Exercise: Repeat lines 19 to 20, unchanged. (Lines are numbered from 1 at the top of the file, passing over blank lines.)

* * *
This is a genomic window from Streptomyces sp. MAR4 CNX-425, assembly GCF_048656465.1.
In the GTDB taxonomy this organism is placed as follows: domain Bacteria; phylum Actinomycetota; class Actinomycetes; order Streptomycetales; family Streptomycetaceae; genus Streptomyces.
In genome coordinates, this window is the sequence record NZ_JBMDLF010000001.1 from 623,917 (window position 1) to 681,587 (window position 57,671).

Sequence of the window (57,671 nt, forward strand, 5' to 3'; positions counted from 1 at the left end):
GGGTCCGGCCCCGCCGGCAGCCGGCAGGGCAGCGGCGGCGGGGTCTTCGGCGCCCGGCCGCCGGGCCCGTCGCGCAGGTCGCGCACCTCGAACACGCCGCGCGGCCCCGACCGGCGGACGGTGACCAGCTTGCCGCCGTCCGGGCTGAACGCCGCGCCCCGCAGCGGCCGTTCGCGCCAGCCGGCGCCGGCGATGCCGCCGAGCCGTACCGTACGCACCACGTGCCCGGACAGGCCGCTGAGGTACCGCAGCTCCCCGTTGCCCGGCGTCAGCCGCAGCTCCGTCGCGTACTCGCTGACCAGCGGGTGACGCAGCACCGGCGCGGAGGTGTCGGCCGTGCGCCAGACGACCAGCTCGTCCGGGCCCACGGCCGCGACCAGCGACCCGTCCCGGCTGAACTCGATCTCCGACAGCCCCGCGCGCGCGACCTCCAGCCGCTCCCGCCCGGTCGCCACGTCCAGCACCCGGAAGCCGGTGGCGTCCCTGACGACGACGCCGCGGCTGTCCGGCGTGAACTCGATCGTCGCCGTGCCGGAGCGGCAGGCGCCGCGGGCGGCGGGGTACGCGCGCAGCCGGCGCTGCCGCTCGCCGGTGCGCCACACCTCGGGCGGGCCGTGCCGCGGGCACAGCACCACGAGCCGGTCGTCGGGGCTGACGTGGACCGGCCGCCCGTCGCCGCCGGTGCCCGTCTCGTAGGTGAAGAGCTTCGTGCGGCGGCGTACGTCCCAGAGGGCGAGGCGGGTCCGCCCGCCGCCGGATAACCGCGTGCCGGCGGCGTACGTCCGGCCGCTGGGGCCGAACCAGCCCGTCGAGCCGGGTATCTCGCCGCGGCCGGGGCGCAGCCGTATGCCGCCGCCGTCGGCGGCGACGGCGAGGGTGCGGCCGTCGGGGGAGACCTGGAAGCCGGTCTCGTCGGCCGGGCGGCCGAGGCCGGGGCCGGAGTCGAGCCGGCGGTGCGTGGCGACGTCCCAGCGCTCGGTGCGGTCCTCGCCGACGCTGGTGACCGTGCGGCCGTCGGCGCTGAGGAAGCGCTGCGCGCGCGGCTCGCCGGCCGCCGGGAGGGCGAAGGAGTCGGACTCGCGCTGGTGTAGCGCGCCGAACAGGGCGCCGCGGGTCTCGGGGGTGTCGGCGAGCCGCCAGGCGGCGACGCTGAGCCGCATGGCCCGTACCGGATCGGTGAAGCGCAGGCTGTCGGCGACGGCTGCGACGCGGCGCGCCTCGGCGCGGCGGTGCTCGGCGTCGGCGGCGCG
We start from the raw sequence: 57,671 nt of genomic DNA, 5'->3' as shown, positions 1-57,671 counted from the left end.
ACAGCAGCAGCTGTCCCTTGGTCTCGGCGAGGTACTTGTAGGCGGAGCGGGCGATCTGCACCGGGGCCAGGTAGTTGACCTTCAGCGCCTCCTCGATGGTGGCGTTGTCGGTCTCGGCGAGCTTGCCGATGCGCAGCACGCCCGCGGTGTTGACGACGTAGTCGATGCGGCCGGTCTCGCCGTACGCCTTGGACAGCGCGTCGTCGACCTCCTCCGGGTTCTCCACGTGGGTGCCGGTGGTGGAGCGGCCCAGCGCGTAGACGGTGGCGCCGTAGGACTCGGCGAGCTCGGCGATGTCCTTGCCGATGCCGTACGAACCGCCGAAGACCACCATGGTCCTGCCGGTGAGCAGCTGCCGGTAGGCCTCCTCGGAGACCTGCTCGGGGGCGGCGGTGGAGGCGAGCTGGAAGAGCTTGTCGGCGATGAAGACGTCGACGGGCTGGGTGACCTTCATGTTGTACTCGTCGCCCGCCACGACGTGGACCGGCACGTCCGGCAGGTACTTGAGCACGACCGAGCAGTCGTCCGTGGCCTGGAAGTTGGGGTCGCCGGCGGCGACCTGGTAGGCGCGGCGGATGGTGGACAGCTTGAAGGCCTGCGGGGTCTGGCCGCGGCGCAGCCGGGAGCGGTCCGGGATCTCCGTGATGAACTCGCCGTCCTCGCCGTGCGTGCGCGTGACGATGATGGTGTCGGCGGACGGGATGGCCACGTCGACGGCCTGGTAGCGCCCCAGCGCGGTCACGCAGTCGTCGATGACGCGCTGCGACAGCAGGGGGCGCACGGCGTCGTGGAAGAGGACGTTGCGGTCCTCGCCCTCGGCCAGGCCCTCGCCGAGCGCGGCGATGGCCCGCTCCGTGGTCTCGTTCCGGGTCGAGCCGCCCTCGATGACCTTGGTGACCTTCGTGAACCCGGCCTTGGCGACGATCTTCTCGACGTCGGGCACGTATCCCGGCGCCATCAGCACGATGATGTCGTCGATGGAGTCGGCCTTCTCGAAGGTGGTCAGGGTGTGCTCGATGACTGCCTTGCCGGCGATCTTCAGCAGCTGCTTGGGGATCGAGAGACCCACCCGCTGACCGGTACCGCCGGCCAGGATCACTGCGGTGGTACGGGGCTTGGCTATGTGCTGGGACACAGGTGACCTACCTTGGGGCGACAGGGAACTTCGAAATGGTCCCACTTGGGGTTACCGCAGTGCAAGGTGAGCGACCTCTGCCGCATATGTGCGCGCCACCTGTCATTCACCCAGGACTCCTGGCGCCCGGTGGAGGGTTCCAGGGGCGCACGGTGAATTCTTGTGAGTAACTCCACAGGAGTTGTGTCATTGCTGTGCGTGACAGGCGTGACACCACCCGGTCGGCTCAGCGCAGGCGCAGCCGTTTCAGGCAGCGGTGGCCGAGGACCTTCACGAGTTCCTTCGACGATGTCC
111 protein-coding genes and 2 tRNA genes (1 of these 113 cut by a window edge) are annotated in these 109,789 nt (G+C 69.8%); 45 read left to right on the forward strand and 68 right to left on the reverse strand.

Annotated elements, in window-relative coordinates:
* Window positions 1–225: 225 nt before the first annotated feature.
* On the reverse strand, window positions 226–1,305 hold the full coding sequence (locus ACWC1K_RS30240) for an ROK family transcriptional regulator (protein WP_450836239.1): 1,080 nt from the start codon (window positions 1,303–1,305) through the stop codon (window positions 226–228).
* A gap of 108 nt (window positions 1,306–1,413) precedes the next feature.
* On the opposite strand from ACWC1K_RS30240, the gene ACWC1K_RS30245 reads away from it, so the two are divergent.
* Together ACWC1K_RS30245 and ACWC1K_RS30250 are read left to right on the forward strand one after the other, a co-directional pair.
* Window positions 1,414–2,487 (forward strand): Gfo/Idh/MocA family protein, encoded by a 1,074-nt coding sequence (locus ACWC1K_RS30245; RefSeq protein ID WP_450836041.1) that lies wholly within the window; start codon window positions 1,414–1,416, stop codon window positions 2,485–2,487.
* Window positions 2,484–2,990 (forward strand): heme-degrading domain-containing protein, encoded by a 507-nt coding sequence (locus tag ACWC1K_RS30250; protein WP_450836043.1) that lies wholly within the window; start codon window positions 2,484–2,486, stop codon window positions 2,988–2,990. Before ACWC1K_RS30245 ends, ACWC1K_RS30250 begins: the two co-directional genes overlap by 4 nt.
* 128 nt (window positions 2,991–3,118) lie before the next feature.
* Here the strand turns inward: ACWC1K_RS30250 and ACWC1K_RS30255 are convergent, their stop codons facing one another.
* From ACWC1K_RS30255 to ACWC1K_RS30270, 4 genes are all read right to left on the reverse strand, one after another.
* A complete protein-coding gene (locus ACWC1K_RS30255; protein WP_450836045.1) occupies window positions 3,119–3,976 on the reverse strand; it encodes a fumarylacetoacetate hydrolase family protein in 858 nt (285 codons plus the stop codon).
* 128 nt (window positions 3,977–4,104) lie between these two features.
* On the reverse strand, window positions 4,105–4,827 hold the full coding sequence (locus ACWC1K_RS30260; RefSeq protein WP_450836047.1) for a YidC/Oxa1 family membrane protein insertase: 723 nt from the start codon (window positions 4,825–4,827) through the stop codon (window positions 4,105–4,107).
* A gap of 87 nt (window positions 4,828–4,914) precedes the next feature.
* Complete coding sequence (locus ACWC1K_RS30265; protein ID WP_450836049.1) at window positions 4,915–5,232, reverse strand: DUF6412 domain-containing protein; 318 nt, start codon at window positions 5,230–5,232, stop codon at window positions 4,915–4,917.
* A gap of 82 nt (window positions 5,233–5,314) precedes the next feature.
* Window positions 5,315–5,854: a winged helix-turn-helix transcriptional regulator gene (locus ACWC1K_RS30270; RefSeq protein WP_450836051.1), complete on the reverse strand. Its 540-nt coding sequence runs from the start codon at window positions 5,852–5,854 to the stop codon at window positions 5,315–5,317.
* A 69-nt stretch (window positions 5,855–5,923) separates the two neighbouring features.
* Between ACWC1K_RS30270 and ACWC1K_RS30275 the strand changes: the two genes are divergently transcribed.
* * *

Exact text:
* From ACWC1K_RS30255 to ACWC1K_RS30270, 4 genes are all read right to left on the reverse strand, one after another.
* A complete protein-coding gene (locus ACWC1K_RS30255; protein WP_450836045.1) occupies window positions 3,119–3,976 on the reverse strand; it encodes a fumarylacetoacetate hydrolase family protein in 858 nt (285 codons plus the stop codon).